Washington is currently the only state in the country with teachers on strike right now (though teachers in Columbus, OH, did strike last month).
Educators in five school districts across western Washington voted to strike this year, including Seattle, Tumwater, Eatonville, Ridgefield, and Kent. Kent ended its strike after nine days, and students started school on Thursday. Teachers in Port Angeles voted to authorize a strike but reached an agreement with the district before the first day of school.
Teachers share similar concerns across different districts.
Many say they’re exhausted.
“1, 2, 3, 4 — we won’t take it anymore!” educators chanted outside Rising Star Elementary on Thursday, the third day of the strike for Seattle Education Association (SEA) members.
“I have definitely experienced that burnout,” said Ibijoke Idowu, a special education teacher at Rising Star.
The president of the Washington Education Association (WEA), who helps support the local unions, was in Seattle on Thursday at picket lines.
“I think the workload has increased substantially. It increased through the pandemic,” said Larry Delaney, president of WEA.
And he says the situation isn’t improving.
“One of the consistencies we’ve seen throughout the state, whether in Port Angeles that reached an agreement, Kent, Seattle, Ridgefield — it’s about class size and case load, it’s about providing wraparound services that students need,” Delaney said.
The problems have been exacerbated by the pandemic, and it is bringing a slight uptick in the number of districts with teachers striking this year.
“We have about 280 some odd districts in the state. Every year we might have two or three (strikes) and this year we have five,” Delaney said. “To a certain extent, these are contagious. When we see one local organize and take action, others say, ‘well, we’ve got similar conditions here, similar concerns for our students, our community, our educators, maybe this is something we should take a look at too.’ It’s also a credit to the organizing we’ve done over the years here in Washington.”
Eatonville teachers are on day two of their strike. Paraeducators in Tumwater are rallying Thursday night outside district headquarters demanding changes to “poverty wages.” They have voted to authorize a strike if an agreement isn’t reached by Sept. 11.
Teachers in Ridgefield are ready to go on strike Friday but are going through another round of negotiations on Thursday evening.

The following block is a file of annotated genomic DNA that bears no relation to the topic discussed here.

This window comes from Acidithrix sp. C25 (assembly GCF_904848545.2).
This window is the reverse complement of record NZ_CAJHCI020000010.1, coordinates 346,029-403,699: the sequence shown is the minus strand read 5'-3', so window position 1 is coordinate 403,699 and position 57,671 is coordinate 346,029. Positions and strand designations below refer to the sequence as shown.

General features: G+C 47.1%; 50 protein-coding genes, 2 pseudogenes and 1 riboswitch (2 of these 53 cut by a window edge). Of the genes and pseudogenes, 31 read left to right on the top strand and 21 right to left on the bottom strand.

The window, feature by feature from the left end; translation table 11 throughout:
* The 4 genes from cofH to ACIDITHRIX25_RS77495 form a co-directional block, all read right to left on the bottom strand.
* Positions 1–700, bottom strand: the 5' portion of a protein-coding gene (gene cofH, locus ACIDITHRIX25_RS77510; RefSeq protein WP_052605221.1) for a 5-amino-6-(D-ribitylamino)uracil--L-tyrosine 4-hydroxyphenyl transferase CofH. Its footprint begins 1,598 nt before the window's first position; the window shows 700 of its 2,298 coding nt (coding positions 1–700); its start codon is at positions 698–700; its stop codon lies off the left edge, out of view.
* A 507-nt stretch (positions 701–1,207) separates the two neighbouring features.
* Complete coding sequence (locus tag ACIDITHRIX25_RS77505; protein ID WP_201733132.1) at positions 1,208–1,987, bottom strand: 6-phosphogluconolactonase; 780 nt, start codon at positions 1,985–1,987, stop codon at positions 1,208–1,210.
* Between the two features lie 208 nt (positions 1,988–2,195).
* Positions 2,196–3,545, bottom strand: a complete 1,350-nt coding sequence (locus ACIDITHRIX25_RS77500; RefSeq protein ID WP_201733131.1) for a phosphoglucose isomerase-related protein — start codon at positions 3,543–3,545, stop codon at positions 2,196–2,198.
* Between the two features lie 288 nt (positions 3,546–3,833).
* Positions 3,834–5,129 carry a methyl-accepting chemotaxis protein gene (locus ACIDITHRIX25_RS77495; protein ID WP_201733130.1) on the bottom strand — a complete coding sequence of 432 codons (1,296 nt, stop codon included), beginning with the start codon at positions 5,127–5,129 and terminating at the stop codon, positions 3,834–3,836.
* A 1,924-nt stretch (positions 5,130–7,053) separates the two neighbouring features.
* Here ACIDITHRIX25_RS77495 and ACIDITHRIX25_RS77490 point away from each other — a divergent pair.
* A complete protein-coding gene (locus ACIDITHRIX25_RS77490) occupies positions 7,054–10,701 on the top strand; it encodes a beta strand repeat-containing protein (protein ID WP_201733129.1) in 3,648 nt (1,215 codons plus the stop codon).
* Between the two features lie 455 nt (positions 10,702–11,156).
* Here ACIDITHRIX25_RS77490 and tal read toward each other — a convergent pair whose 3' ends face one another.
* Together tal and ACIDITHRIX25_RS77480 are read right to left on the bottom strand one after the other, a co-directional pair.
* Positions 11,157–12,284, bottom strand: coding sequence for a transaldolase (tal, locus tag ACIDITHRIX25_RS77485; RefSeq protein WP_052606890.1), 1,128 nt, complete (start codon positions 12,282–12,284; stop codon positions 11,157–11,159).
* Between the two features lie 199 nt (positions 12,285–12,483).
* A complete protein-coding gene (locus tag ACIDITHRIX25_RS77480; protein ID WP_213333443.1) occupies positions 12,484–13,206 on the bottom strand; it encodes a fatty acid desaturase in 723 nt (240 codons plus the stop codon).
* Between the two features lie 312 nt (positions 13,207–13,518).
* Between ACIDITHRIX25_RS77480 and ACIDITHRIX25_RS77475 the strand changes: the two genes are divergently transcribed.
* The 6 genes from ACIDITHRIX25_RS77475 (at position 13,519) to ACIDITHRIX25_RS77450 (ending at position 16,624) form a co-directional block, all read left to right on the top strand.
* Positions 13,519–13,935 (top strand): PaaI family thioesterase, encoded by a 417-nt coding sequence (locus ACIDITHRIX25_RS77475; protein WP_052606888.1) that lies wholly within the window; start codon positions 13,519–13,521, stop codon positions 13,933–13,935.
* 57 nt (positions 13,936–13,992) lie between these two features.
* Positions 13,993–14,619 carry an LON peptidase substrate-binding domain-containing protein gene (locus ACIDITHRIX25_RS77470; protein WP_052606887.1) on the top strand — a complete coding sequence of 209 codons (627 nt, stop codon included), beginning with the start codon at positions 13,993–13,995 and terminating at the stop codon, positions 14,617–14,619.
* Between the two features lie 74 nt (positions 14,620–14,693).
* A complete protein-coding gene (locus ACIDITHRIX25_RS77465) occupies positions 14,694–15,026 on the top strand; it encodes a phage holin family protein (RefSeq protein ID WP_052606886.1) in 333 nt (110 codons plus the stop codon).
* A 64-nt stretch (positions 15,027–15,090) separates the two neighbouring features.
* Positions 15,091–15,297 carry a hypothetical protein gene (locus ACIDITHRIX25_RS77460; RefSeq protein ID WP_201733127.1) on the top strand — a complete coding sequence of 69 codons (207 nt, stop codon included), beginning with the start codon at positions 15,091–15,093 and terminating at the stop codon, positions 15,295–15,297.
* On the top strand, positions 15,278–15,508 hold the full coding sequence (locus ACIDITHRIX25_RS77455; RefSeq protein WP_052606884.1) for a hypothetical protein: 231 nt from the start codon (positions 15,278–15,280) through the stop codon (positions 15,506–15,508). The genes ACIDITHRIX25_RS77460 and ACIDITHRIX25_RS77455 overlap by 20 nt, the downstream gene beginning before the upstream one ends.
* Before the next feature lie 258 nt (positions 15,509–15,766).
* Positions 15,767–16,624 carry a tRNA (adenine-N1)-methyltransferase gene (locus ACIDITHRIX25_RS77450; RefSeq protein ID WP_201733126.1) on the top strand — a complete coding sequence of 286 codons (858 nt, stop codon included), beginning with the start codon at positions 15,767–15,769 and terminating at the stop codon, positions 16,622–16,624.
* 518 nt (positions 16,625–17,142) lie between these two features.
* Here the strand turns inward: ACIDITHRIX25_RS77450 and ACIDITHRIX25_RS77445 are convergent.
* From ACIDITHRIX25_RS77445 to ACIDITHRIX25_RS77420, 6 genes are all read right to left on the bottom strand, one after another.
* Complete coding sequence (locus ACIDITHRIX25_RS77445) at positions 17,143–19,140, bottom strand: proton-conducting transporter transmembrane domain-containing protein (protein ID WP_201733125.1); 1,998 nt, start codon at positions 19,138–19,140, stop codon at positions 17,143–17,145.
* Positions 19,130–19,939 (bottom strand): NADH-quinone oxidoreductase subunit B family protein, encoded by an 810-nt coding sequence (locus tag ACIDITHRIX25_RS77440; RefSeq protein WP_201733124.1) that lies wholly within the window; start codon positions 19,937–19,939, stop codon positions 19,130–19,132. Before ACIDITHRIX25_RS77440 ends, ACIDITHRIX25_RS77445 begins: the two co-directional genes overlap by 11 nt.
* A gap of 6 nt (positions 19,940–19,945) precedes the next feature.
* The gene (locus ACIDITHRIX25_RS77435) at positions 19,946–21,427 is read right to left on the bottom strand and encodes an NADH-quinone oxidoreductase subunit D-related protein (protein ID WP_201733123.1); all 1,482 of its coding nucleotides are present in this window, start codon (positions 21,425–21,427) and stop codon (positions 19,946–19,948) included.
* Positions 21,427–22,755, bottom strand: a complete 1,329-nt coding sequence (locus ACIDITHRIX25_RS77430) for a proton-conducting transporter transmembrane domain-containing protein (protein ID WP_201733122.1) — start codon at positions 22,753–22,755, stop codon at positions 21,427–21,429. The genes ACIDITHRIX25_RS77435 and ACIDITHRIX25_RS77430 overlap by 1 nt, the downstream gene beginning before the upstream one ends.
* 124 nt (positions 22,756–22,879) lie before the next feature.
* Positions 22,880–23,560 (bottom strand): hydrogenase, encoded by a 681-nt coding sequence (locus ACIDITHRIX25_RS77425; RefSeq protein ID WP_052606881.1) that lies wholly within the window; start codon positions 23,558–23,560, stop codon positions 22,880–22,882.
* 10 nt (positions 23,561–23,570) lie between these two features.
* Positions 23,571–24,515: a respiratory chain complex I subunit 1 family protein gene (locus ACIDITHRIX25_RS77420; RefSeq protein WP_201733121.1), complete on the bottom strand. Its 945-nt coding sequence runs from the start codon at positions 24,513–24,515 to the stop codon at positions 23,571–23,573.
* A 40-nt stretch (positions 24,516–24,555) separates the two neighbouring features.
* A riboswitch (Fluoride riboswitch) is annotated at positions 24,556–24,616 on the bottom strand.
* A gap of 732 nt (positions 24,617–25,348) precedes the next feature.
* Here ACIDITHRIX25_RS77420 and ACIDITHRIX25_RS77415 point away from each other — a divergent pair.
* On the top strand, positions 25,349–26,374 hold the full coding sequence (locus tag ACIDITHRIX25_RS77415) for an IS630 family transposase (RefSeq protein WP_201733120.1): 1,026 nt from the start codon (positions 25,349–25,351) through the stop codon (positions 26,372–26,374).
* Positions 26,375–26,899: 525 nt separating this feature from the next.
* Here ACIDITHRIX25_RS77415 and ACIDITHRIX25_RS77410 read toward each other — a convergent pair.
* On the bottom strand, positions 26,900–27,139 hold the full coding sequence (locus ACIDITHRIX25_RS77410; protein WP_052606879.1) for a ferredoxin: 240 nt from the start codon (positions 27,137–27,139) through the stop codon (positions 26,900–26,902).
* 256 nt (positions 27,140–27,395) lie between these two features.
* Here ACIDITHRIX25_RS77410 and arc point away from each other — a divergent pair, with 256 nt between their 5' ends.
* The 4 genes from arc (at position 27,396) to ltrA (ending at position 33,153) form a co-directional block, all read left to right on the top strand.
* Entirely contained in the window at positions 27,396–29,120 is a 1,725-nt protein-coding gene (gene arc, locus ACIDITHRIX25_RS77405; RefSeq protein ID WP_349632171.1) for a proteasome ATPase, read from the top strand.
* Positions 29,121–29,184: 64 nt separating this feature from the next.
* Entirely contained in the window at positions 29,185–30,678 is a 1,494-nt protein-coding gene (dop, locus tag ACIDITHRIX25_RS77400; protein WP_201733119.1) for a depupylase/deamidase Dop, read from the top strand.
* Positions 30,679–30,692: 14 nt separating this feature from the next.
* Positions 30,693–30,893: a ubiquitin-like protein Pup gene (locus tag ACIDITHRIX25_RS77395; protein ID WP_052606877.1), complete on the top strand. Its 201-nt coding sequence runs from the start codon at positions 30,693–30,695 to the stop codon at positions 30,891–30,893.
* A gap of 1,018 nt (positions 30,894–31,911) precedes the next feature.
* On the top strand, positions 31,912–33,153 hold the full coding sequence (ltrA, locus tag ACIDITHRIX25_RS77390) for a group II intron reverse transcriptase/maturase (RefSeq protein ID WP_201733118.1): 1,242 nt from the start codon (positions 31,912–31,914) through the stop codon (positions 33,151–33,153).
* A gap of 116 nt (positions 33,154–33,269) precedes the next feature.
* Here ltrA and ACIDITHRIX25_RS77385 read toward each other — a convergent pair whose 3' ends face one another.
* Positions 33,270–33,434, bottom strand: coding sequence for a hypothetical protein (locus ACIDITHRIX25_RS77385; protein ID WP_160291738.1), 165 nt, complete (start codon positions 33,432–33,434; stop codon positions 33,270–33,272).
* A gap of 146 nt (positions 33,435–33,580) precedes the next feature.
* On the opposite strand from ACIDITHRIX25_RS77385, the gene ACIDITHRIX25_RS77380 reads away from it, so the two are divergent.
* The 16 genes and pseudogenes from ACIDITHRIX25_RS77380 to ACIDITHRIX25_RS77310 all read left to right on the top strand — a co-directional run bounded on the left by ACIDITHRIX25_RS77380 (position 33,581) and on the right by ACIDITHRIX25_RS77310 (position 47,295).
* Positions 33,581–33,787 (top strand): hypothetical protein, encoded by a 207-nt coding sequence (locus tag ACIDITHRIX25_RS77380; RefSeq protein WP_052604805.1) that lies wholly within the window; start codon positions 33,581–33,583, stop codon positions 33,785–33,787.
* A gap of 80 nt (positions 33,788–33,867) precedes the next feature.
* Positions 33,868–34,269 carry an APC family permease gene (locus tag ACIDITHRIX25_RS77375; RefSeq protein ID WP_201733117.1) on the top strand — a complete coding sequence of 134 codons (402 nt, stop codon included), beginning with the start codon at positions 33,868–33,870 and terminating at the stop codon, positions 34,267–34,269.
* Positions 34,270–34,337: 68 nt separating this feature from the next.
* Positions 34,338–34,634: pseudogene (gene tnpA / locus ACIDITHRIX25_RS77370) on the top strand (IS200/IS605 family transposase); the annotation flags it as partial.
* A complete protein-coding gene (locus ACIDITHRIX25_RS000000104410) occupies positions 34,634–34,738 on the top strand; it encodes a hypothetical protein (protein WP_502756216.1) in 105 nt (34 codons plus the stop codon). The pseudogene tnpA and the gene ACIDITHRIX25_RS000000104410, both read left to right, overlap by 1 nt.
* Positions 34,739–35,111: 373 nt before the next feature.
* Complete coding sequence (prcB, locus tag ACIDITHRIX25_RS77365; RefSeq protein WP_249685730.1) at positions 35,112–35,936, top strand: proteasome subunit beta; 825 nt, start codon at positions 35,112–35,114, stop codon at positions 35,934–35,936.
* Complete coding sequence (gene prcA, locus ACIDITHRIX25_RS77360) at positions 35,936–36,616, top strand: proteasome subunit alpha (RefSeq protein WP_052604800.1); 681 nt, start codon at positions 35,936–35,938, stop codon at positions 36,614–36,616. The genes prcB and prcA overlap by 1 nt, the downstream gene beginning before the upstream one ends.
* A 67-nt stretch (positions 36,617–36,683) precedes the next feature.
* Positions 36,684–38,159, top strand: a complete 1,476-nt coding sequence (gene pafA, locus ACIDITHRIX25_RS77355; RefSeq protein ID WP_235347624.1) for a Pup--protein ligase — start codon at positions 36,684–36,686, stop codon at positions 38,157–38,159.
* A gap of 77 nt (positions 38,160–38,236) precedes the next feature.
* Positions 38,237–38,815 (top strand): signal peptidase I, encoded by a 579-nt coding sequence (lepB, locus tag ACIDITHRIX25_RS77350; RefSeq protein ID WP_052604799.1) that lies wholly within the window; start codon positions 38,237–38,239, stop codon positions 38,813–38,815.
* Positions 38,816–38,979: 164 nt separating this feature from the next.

The Kent School District reached an agreement with KEA after educators there went on strike for nine school days or nearly two weeks.
One sticking point for Seattle teachers is staffing for special education students and how they’re taught. The school district is incorporating students with special needs into the general education classroom.
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“Today, the way we segregate the students receiving special education services does not offer the best pathway,” said Seattle Public Schools superintendent Brent Jones in a video provided by the school district. “Imagine schools where the most vulnerable learn beside their peers.”
But special ed teachers believe how it’s being done isn’t right and they’re picketing to be heard.
“Those special education cuts that are being made, they don’t help the students,” said Idowu, who has been teaching special education for seven years. “It doesn’t help students if we don’t have the staff needed to support them.”
WEA says these themes – workloads, class sizes, advocating for teacher and student mental health — are areas where more teachers are pushing for change.
“I think that this is going to be more of the norm — not necessarily strikes, but these issues,” Delaney said.
An SEA spokesperson said there is good progress being made at the bargaining tables and a tentative contract agreement is “very close” as of Thursday afternoon.
Classes are canceled for Friday, and SPS families will find out by 3 p.m. Friday if classes will be able to start on Monday.
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